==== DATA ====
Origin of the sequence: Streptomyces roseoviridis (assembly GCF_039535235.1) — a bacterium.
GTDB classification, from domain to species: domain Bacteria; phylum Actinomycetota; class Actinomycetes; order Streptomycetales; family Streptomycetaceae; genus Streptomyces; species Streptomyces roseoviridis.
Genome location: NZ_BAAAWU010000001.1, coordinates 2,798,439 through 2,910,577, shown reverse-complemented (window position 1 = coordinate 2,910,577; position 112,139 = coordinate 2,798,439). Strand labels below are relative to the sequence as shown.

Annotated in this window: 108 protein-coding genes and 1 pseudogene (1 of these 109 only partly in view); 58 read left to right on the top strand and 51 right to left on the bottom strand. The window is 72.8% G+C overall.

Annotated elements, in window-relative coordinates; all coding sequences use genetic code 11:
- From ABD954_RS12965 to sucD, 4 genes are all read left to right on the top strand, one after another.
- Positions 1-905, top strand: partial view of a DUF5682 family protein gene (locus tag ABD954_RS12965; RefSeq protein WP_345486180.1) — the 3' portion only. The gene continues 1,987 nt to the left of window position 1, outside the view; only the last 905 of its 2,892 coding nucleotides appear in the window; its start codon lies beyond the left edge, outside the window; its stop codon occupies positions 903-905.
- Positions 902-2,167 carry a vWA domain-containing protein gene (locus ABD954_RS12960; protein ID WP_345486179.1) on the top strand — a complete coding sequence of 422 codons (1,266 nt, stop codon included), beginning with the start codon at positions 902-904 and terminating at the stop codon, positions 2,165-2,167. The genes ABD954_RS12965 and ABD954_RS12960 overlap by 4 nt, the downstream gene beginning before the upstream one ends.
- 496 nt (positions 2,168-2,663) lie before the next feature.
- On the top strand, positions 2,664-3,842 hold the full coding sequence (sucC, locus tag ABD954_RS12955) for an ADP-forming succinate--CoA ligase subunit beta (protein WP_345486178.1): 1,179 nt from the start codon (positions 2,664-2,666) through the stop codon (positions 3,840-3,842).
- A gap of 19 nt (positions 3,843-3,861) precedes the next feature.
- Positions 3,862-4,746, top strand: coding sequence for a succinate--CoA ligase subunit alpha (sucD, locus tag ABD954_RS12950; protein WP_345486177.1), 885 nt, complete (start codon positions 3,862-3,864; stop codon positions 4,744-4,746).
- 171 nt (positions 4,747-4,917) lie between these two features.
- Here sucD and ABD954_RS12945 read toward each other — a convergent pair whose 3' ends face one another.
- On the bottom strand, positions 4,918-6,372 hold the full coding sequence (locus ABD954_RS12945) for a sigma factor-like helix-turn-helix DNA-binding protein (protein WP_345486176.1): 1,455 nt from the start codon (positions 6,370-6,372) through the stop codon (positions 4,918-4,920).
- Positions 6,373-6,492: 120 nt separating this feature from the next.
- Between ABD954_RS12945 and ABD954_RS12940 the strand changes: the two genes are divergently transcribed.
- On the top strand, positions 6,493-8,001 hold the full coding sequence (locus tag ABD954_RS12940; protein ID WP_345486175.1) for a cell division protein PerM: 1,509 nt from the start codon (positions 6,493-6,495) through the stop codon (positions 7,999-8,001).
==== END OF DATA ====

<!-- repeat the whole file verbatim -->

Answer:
Origin of the sequence: Streptomyces roseoviridis (assembly GCF_039535235.1) — a bacterium.
GTDB classification, from domain to species: domain Bacteria; phylum Actinomycetota; class Actinomycetes; order Streptomycetales; family Streptomycetaceae; genus Streptomyces; species Streptomyces roseoviridis.
Genome location: NZ_BAAAWU010000001.1, coordinates 2,798,439 through 2,910,577, shown reverse-complemented (window position 1 = coordinate 2,910,577; position 112,139 = coordinate 2,798,439). Strand labels below are relative to the sequence as shown.

Annotated in this window: 108 protein-coding genes and 1 pseudogene (1 of these 109 only partly in view); 58 read left to right on the top strand and 51 right to left on the bottom strand. The window is 72.8% G+C overall.

Annotated elements, in window-relative coordinates; all coding sequences use genetic code 11:
- From ABD954_RS12965 to sucD, 4 genes are all read left to right on the top strand, one after another.
- Positions 1-905, top strand: partial view of a DUF5682 family protein gene (locus tag ABD954_RS12965; RefSeq protein WP_345486180.1) — the 3' portion only. The gene continues 1,987 nt to the left of window position 1, outside the view; only the last 905 of its 2,892 coding nucleotides appear in the window; its start codon lies beyond the left edge, outside the window; its stop codon occupies positions 903-905.
- Positions 902-2,167 carry a vWA domain-containing protein gene (locus ABD954_RS12960; protein ID WP_345486179.1) on the top strand — a complete coding sequence of 422 codons (1,266 nt, stop codon included), beginning with the start codon at positions 902-904 and terminating at the stop codon, positions 2,165-2,167. The genes ABD954_RS12965 and ABD954_RS12960 overlap by 4 nt, the downstream gene beginning before the upstream one ends.
- 496 nt (positions 2,168-2,663) lie before the next feature.
- On the top strand, positions 2,664-3,842 hold the full coding sequence (sucC, locus tag ABD954_RS12955) for an ADP-forming succinate--CoA ligase subunit beta (protein WP_345486178.1): 1,179 nt from the start codon (positions 2,664-2,666) through the stop codon (positions 3,840-3,842).
- A gap of 19 nt (positions 3,843-3,861) precedes the next feature.
- Positions 3,862-4,746, top strand: coding sequence for a succinate--CoA ligase subunit alpha (sucD, locus tag ABD954_RS12950; protein WP_345486177.1), 885 nt, complete (start codon positions 3,862-3,864; stop codon positions 4,744-4,746).
- 171 nt (positions 4,747-4,917) lie between these two features.
- Here sucD and ABD954_RS12945 read toward each other — a convergent pair whose 3' ends face one another.
- On the bottom strand, positions 4,918-6,372 hold the full coding sequence (locus ABD954_RS12945) for a sigma factor-like helix-turn-helix DNA-binding protein (protein WP_345486176.1): 1,455 nt from the start codon (positions 6,370-6,372) through the stop codon (positions 4,918-4,920).
- Positions 6,373-6,492: 120 nt separating this feature from the next.
- Between ABD954_RS12945 and ABD954_RS12940 the strand changes: the two genes are divergently transcribed.
- On the top strand, positions 6,493-8,001 hold the full coding sequence (locus tag ABD954_RS12940; protein ID WP_345486175.1) for a cell division protein PerM: 1,509 nt from the start codon (positions 6,493-6,495) through the stop codon (positions 7,999-8,001).